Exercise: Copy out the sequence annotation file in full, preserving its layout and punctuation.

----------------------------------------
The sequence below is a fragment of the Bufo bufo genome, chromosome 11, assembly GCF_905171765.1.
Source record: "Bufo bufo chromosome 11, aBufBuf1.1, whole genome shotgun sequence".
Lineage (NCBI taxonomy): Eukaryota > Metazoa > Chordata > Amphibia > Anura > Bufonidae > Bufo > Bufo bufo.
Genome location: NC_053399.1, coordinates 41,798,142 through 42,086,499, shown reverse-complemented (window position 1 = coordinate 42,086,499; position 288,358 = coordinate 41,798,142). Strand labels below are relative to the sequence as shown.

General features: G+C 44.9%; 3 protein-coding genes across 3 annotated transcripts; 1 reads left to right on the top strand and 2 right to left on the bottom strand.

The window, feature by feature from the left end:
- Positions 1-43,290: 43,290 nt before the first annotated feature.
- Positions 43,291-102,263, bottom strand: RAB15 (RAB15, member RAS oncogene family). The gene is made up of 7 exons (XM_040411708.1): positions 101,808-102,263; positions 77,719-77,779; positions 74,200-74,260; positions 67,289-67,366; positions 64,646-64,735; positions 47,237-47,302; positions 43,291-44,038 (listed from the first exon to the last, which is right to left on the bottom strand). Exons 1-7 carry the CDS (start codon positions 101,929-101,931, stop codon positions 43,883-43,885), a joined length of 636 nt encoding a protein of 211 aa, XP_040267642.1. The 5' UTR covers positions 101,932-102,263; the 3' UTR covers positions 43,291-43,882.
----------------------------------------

The sequence below is a fragment of the Bufo bufo genome, chromosome 11, assembly GCF_905171765.1.
Source record: "Bufo bufo chromosome 11, aBufBuf1.1, whole genome shotgun sequence".
Lineage (NCBI taxonomy): Eukaryota > Metazoa > Chordata > Amphibia > Anura > Bufonidae > Bufo > Bufo bufo.
Genome location: NC_053399.1, coordinates 41,798,142 through 42,086,499, shown reverse-complemented (window position 1 = coordinate 42,086,499; position 288,358 = coordinate 41,798,142). Strand labels below are relative to the sequence as shown.

General features: G+C 44.9%; 3 protein-coding genes across 3 annotated transcripts; 1 reads left to right on the top strand and 2 right to left on the bottom strand.

The window, feature by feature from the left end:
- Positions 1-43,290: 43,290 nt before the first annotated feature.
- Positions 43,291-102,263, bottom strand: RAB15 (RAB15, member RAS oncogene family). The gene is made up of 7 exons (XM_040411708.1): positions 101,808-102,263; positions 77,719-77,779; positions 74,200-74,260; positions 67,289-67,366; positions 64,646-64,735; positions 47,237-47,302; positions 43,291-44,038 (listed from the first exon to the last, which is right to left on the bottom strand). Exons 1-7 carry the CDS (start codon positions 101,929-101,931, stop codon positions 43,883-43,885), a joined length of 636 nt encoding a protein of 211 aa, XP_040267642.1. The 5' UTR covers positions 101,932-102,263; the 3' UTR covers positions 43,291-43,882.